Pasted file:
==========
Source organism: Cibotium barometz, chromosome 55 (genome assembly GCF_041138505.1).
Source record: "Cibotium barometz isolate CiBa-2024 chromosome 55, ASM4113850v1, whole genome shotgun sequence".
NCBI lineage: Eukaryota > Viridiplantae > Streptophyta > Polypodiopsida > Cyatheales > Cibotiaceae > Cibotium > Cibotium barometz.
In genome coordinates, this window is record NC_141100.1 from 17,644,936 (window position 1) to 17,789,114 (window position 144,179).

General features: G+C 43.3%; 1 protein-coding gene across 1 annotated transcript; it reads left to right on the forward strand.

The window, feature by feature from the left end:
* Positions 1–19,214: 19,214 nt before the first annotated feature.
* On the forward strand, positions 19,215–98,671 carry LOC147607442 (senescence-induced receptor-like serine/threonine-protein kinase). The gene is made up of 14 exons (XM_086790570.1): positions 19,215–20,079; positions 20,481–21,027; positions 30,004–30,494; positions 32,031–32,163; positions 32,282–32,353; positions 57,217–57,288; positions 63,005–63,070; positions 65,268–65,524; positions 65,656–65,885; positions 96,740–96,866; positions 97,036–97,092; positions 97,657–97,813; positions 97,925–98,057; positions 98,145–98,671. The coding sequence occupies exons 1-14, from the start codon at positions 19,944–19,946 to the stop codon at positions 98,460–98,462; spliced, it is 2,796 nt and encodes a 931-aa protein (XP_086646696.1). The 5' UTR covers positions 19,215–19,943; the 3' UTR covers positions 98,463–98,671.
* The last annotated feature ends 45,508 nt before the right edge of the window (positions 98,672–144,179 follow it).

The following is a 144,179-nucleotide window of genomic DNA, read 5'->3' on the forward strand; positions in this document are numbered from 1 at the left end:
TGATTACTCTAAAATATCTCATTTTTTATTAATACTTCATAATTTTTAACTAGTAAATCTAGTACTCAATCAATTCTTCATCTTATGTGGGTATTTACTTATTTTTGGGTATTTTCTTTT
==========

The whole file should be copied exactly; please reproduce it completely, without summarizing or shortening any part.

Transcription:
Source organism: Cibotium barometz, chromosome 55 (genome assembly GCF_041138505.1).
Source record: "Cibotium barometz isolate CiBa-2024 chromosome 55, ASM4113850v1, whole genome shotgun sequence".
NCBI lineage: Eukaryota > Viridiplantae > Streptophyta > Polypodiopsida > Cyatheales > Cibotiaceae > Cibotium > Cibotium barometz.
In genome coordinates, this window is record NC_141100.1 from 17,644,936 (window position 1) to 17,789,114 (window position 144,179).

General features: G+C 43.3%; 1 protein-coding gene across 1 annotated transcript; it reads left to right on the forward strand.

The window, feature by feature from the left end:
* Positions 1–19,214: 19,214 nt before the first annotated feature.
* On the forward strand, positions 19,215–98,671 carry LOC147607442 (senescence-induced receptor-like serine/threonine-protein kinase). The gene is made up of 14 exons (XM_086790570.1): positions 19,215–20,079; positions 20,481–21,027; positions 30,004–30,494; positions 32,031–32,163; positions 32,282–32,353; positions 57,217–57,288; positions 63,005–63,070; positions 65,268–65,524; positions 65,656–65,885; positions 96,740–96,866; positions 97,036–97,092; positions 97,657–97,813; positions 97,925–98,057; positions 98,145–98,671. The coding sequence occupies exons 1-14, from the start codon at positions 19,944–19,946 to the stop codon at positions 98,460–98,462; spliced, it is 2,796 nt and encodes a 931-aa protein (XP_086646696.1). The 5' UTR covers positions 19,215–19,943; the 3' UTR covers positions 98,463–98,671.
* The last annotated feature ends 45,508 nt before the right edge of the window (positions 98,672–144,179 follow it).

The following is a 144,179-nucleotide window of genomic DNA, read 5'->3' on the forward strand; positions in this document are numbered from 1 at the left end:
TGATTACTCTAAAATATCTCATTTTTTATTAATACTTCATAATTTTTAACTAGTAAATCTAGTACTCAATCAATTCTTCATCTTATGTGGGTATTTACTTATTTTTGGGTATTTTCTTTT